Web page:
New Classical Tracks: Winter Morning Walks

by Julie Amacher, Minnesota Public Radio
June 4, 2013
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ST. PAUL, Minn. — Spending a short period of time working with an ensemble is a musical mingling, according to soprano Dawn Upshaw. When you're able to spend more time with an ensemble, the musical conversation can really grow. That's what she discovered working as an artistic partner with the St. Paul Chamber Orchestra.

That new relationship six years ago allowed Dawn to open the door on another musical conversation — one that developed out of an annual Thanksgiving trek to the Jazz Standard in New York City, where she and her children would soak up the sounds of the Maria Schneider Jazz Orchestra.

"While I was sitting listening at one of those performances," Upshaw recalls, "I thought, I wonder if she would consider writing something for me. I know I'm not in her world, she's not in my world. So I got up the courage to ask her to consider this. At first I think it frightened her, but then she started thinking that she might really enjoy opening that new door."

"At the time of course, I had just begun my tenure with the SPCO as an artistic partner and I knew that I would have this luxury of a new piece written for me every year. And so I asked her to write one. That was the first piece, 'The Carlos Drummond de Andrade Stories.'"

That piece derives from the poetry of Carlos Drummond de Andrade, one of Brazil's greatest poets. It appears on the first collaborative recording between Maria Schneider and Dawn Upshaw. After the premiere of those "Stories" in St. Paul, Minnesota, Dawn immediately wanted to ask Maria to write a second piece.

"And we had talked about a piece for an even smaller ensemble, bringing in some of her own jazz instrumental soloists from her band. I think for a lot of composers, you need one piece to get the next piece. It's a real journey. I felt like she was on this journey, she had just begun it, in fact she loved the idea of bringing in some of the jazz players. So that there was an element of improvisation brought into the mix. So then that next piece was "Winter Morning Walks."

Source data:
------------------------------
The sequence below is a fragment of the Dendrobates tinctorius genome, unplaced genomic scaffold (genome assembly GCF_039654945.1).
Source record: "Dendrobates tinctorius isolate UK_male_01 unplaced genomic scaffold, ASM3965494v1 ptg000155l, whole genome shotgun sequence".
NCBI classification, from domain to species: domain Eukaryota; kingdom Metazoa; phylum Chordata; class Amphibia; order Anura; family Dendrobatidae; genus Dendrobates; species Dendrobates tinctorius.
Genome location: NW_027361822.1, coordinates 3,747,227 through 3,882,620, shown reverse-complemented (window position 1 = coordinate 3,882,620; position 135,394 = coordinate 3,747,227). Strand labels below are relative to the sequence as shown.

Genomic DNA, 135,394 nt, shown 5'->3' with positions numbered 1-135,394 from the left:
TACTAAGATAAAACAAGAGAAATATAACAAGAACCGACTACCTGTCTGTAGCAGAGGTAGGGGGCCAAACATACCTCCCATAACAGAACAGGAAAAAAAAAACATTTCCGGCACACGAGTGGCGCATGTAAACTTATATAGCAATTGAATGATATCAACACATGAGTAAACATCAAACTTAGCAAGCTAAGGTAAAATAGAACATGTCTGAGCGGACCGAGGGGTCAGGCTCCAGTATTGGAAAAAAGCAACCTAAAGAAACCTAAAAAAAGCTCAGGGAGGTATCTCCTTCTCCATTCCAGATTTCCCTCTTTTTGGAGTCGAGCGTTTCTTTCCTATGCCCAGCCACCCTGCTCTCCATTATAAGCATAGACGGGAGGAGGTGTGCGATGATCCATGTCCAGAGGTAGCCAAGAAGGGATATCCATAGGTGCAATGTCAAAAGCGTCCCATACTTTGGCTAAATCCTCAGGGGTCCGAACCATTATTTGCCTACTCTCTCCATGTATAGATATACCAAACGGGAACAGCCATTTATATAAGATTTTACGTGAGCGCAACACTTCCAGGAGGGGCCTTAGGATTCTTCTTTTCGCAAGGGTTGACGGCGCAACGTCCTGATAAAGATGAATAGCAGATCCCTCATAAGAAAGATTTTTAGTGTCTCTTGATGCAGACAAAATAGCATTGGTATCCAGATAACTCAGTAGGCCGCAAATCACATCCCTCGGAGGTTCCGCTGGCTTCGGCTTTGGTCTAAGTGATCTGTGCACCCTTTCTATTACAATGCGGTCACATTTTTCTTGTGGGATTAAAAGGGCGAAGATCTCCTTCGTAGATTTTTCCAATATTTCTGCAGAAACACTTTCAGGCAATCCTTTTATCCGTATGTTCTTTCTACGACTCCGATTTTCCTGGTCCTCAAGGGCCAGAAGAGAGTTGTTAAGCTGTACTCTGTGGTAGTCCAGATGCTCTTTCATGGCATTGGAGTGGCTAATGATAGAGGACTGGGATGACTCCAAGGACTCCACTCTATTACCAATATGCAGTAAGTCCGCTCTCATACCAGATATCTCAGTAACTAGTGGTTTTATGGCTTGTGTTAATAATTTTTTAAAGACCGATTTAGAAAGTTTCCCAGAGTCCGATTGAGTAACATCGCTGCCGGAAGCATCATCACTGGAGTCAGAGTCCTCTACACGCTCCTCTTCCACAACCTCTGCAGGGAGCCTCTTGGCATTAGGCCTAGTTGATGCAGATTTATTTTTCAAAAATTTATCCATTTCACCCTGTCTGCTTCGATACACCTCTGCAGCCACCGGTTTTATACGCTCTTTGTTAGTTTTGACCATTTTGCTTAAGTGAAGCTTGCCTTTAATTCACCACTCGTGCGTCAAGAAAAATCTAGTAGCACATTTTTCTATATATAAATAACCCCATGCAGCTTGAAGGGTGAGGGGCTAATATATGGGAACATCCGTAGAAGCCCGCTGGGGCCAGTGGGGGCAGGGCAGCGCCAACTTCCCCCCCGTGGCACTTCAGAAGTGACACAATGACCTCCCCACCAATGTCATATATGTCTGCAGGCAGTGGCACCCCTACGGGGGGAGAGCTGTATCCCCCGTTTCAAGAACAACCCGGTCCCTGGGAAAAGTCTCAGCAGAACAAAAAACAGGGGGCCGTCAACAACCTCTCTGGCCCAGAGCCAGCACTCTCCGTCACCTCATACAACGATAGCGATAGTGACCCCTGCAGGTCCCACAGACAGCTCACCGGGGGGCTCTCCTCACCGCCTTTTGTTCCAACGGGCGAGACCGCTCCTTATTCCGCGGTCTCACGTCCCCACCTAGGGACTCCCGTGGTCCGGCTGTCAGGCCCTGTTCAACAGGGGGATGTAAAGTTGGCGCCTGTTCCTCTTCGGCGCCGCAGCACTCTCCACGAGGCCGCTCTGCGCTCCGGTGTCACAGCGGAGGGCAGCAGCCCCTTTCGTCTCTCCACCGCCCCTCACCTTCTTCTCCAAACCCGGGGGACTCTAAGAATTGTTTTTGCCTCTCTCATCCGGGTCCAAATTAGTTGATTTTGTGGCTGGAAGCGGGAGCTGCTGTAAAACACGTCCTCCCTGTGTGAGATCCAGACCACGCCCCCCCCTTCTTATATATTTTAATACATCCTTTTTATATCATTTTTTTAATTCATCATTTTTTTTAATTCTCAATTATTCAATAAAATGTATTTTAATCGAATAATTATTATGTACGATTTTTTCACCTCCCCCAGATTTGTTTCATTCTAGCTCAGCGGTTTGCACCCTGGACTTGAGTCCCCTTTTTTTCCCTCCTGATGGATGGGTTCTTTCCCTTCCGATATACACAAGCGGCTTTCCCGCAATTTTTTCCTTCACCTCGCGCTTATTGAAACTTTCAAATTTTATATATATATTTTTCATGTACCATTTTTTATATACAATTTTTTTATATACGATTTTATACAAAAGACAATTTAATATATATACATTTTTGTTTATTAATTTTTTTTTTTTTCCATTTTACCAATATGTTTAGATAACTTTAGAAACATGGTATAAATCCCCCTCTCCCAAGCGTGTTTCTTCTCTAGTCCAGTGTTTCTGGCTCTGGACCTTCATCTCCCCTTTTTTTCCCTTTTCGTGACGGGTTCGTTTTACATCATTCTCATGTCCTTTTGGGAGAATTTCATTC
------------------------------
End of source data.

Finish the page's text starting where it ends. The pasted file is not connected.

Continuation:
Maria Schneider has called New York home for more than 30 years, yet it was her Minnesota roots that attracted her to the poetry of former Poet Laureate Ted Kooser, who lives and teaches in Lincoln, Nebraska. "Maria was very drawn to the poetry of Ted Kooser and in particular, these poems that were written on post cards that he sent to a friend of his at a time when he was going through chemotherapy. He couldn't be out in the sunlight for some reason, so he would take these very early morning walks before, or just as the sun was rising."

"He had stopped writing poetry for a while, it was a very difficult time, and this was how he got back in to connecting to his creative self, by writing a poem a day after these walks.There's a book of these poems, 'Winter Morning Walks,' and Maria chose nine poems to set."

Dawn freely admits that "Walking by Flashlight," is a personal favorite:

Walking by flashlight at six in the morning, my circle of light on the gravel swinging side to side, coyote, raccoon, field mouse, sparrow, each watching from darkness this man with the moon on a leash.

"I think the mood and color created musically matches the moments expressed in the poem so well," she explains. "I don't know — how do you put a gem of a song together? There's no magic formula, but this song just seems to be a pure gem. There's something pure and perfect about its structure, the harmonic progression, the lyric, the melody, the pace of it, the peacefulness."

Ted Kooser, Dawn Upshaw, and Maria Schneider have all fought cancer. Dawn's sister Dana lost her battle with cancer shortly after hearing these songs performed for the very first time. It was the last piece on this recording. 'How Important it must be,' that was most meaningful that night. "She came to the concert, and heard the piece, she was so excited about it, she was very involved in my work because she was sort of my business assistant for the last several years of her life. She loved music, she loved Maria's music, so she was so excited. It turned out it was the last concert that she attended. She didn't even hear the whole concert because she was so moved by Maria's music, and my presence in it, she had to sit in my dressing room and gather herself up."

How important it must be to someone that I am alive, and walking, and that I have written these poems. This morning the sun stood right at the end of the road and waited for me.

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